Christmas Stories

Christmas Stories

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Christmas Stories

Christmas Stories

Read FREE!

Excerpt

Caleb Plummer and his Blind Daughter lived all alone by themselves, as the Story-Books say--and my blessing, with yours to back it I hope, on the Story-Books, for saying anything in this workaday world!--Caleb Plummer and his Blind Daughter lived all alone by themselves, in a little cracked nutshell of a wooden house, which was, in truth, no better than a pimple on the prominent red-brick nose of Gruff and Tackleton. The premises of Gruff and Tackleton were the great feature of the street; but you might have knocked down Caleb Plummer's dwelling with a hammer or two, and carried off the pieces in a cart.

If any one had done the dwelling-house of Caleb Plummer the honor to miss it after such an inroad, it would have been, no doubt, to commend its demolition as a vast improvement. It stuck to the premises of Gruff and Tackleton, like a barnacle to a ship's keel, or a snail to a door, or a little bunch of toadstools to the stem of a tree. But it was the germ from which the full-grown trunk of Gruff and Tackleton had sprung; and under its crazy roof, the Gruff before last, had, in a small way, made toys for a generation of old boys and girls, who had played with them, and found them out, and broken them, and gone to sleep.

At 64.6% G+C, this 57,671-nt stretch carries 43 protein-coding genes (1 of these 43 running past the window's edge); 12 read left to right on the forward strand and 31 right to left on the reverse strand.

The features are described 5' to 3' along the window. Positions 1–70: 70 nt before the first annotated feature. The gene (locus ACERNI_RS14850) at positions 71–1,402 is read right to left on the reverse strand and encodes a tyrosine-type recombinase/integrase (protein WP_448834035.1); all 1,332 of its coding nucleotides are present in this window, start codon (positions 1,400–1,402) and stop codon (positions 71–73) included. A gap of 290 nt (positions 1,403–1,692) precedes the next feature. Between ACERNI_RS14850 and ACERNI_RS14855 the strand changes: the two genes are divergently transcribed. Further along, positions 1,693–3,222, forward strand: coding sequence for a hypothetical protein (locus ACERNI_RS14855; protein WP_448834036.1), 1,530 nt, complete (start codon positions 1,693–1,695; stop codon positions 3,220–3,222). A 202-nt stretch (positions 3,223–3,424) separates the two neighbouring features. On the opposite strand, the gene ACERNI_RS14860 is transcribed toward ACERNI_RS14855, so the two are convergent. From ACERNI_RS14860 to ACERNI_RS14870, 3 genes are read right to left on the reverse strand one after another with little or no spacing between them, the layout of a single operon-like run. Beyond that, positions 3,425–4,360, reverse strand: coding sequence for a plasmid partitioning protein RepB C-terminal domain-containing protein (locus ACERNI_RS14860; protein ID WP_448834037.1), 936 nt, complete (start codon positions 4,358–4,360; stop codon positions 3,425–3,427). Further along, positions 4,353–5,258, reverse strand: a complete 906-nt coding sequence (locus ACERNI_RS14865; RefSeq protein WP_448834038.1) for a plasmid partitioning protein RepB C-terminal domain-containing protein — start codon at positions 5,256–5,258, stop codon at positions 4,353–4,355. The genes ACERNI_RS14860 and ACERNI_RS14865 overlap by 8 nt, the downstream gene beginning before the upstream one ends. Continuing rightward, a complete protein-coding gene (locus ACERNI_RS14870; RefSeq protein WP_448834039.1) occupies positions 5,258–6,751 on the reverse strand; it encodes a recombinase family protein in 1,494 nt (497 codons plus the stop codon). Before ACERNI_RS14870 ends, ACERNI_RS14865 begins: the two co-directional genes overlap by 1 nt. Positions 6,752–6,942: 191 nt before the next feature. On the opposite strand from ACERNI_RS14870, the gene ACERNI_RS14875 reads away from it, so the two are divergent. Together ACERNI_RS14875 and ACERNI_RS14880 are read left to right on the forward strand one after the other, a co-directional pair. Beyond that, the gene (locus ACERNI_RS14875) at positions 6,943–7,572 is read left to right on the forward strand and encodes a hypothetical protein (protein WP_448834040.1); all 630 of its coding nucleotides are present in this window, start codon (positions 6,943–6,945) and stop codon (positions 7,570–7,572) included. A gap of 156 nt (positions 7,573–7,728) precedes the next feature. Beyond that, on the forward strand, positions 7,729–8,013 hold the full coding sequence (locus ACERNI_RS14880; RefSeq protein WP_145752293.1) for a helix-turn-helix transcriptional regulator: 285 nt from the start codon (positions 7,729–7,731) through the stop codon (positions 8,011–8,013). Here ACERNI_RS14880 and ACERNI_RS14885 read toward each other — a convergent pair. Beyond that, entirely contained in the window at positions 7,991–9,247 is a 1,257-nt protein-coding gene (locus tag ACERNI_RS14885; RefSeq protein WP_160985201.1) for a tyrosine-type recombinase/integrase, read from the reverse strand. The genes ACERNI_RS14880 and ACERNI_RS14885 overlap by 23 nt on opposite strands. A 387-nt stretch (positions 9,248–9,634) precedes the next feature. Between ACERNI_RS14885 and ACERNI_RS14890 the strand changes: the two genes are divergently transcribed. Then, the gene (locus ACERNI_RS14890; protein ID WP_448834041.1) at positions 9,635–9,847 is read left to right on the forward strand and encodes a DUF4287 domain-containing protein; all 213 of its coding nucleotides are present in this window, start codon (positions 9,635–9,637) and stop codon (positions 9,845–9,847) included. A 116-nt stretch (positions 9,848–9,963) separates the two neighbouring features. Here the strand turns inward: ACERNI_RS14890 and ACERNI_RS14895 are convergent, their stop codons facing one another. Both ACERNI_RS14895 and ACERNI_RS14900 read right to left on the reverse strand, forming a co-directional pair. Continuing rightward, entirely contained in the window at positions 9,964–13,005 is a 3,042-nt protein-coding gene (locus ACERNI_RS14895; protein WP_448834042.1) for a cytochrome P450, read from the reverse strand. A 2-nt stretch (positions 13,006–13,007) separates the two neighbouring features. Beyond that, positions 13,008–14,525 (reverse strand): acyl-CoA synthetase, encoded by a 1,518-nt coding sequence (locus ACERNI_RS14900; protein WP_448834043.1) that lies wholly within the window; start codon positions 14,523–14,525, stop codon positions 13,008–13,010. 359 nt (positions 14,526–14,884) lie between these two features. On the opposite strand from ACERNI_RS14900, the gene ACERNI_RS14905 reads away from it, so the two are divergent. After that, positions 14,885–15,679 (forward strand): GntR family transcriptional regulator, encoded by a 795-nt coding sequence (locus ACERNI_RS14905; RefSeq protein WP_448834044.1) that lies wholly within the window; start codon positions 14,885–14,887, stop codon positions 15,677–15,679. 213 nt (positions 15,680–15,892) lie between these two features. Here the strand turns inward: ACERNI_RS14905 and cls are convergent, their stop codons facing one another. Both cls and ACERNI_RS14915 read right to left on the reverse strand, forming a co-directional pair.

I have said that Caleb and his poor blind daughter lived here; but I should have said that Caleb lived here, and his poor Blind Daughter somewhere else; in an enchanted home of Caleb's furnishing, where scarcity and shabbiness were not, and trouble never entered. Caleb . . .

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